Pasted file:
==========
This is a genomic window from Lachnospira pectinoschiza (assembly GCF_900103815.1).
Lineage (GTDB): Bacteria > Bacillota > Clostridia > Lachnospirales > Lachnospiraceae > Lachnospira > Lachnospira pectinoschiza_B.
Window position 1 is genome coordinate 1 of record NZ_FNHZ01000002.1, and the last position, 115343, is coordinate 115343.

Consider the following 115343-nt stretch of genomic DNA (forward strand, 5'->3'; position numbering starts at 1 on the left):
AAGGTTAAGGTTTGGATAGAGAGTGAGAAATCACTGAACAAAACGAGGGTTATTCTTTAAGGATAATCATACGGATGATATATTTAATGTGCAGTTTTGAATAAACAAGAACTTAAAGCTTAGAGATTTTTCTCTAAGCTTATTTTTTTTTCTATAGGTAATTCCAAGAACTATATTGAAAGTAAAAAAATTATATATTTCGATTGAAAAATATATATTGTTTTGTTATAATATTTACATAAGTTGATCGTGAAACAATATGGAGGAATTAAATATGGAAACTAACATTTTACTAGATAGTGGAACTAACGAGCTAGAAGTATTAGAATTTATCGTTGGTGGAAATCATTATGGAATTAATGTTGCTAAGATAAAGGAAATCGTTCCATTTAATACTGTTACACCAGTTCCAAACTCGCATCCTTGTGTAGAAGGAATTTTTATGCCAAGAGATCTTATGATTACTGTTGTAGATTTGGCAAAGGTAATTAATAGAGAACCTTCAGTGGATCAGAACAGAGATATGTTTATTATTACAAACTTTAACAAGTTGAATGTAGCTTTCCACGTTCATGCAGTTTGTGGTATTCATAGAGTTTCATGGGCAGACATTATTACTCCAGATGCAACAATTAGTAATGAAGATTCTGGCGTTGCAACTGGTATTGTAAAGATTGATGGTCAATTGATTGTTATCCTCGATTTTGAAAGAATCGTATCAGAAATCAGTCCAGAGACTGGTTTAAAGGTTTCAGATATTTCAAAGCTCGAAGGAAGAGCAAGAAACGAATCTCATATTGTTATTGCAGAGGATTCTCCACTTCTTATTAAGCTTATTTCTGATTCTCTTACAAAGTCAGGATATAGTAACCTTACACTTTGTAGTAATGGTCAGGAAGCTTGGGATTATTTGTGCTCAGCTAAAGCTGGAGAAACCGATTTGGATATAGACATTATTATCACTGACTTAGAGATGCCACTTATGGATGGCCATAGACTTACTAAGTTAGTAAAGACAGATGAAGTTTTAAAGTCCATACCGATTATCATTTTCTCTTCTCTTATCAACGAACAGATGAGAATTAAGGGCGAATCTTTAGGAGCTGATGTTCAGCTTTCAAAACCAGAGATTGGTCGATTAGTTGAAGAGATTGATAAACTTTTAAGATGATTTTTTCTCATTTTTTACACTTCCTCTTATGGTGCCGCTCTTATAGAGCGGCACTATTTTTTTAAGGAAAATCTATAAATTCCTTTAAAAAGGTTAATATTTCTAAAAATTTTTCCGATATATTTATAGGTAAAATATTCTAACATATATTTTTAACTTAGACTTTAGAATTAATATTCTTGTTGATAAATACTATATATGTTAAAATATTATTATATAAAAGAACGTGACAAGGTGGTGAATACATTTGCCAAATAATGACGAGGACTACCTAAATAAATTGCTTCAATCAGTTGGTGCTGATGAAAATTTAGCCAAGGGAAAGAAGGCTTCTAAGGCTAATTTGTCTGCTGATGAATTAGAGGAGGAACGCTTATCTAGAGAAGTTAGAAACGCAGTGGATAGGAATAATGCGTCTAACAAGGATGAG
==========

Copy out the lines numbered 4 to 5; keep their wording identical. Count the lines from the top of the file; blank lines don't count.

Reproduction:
Consider the following 115343-nt stretch of genomic DNA (forward strand, 5'->3'; position numbering starts at 1 on the left):
AAGGTTAAGGTTTGGATAGAGAGTGAGAAATCACTGAACAAAACGAGGGTTATTCTTTAAGGATAATCATACGGATGATATATTTAATGTGCAGTTTTGAATAAACAAGAACTTAAAGCTTAGAGATTTTTCTCTAAGCTTATTTTTTTTTCTATAGGTAATTCCAAGAACTATATTGAAAGTAAAAAAATTATATATTTCGATTGAAAAATATATATTGTTTTGTTATAATATTTACATAAGTTGATCGTGAAACAATATGGAGGAATTAAATATGGAAACTAACATTTTACTAGATAGTGGAACTAACGAGCTAGAAGTATTAGAATTTATCGTTGGTGGAAATCATTATGGAATTAATGTTGCTAAGATAAAGGAAATCGTTCCATTTAATACTGTTACACCAGTTCCAAACTCGCATCCTTGTGTAGAAGGAATTTTTATGCCAAGAGATCTTATGATTACTGTTGTAGATTTGGCAAAGGTAATTAATAGAGAACCTTCAGTGGATCAGAACAGAGATATGTTTATTATTACAAACTTTAACAAGTTGAATGTAGCTTTCCACGTTCATGCAGTTTGTGGTATTCATAGAGTTTCATGGGCAGACATTATTACTCCAGATGCAACAATTAGTAATGAAGATTCTGGCGTTGCAACTGGTATTGTAAAGATTGATGGTCAATTGATTGTTATCCTCGATTTTGAAAGAATCGTATCAGAAATCAGTCCAGAGACTGGTTTAAAGGTTTCAGATATTTCAAAGCTCGAAGGAAGAGCAAGAAACGAATCTCATATTGTTATTGCAGAGGATTCTCCACTTCTTATTAAGCTTATTTCTGATTCTCTTACAAAGTCAGGATATAGTAACCTTACACTTTGTAGTAATGGTCAGGAAGCTTGGGATTATTTGTGCTCAGCTAAAGCTGGAGAAACCGATTTGGATATAGACATTATTATCACTGACTTAGAGATGCCACTTATGGATGGCCATAGACTTACTAAGTTAGTAAAGACAGATGAAGTTTTAAAGTCCATACCGATTATCATTTTCTCTTCTCTTATCAACGAACAGATGAGAATTAAGGGCGAATCTTTAGGAGCTGATGTTCAGCTTTCAAAACCAGAGATTGGTCGATTAGTTGAAGAGATTGATAAACTTTTAAGATGATTTTTTCTCATTTTTTACACTTCCTCTTATGGTGCCGCTCTTATAGAGCGGCACTATTTTTTTAAGGAAAATCTATAAATTCCTTTAAAAAGGTTAATATTTCTAAAAATTTTTCCGATATATTTATAGGTAAAATATTCTAACATATATTTTTAACTTAGACTTTAGAATTAATATTCTTGTTGATAAATACTATATATGTTAAAATATTATTATATAAAAGAACGTGACAAGGTGGTGAATACATTTGCCAAATAATGACGAGGACTACCTAAATAAATTGCTTCAATCAGTTGGTGCTGATGAAAATTTAGCCAAGGGAAAGAAGGCTTCTAAGGCTAATTTGTCTGCTGATGAATTAGAGGAGGAACGCTTATCTAGAGAAGTTAGAAACGCAGTGGATAGGAATAATGCGTCTAACAAGGATGAG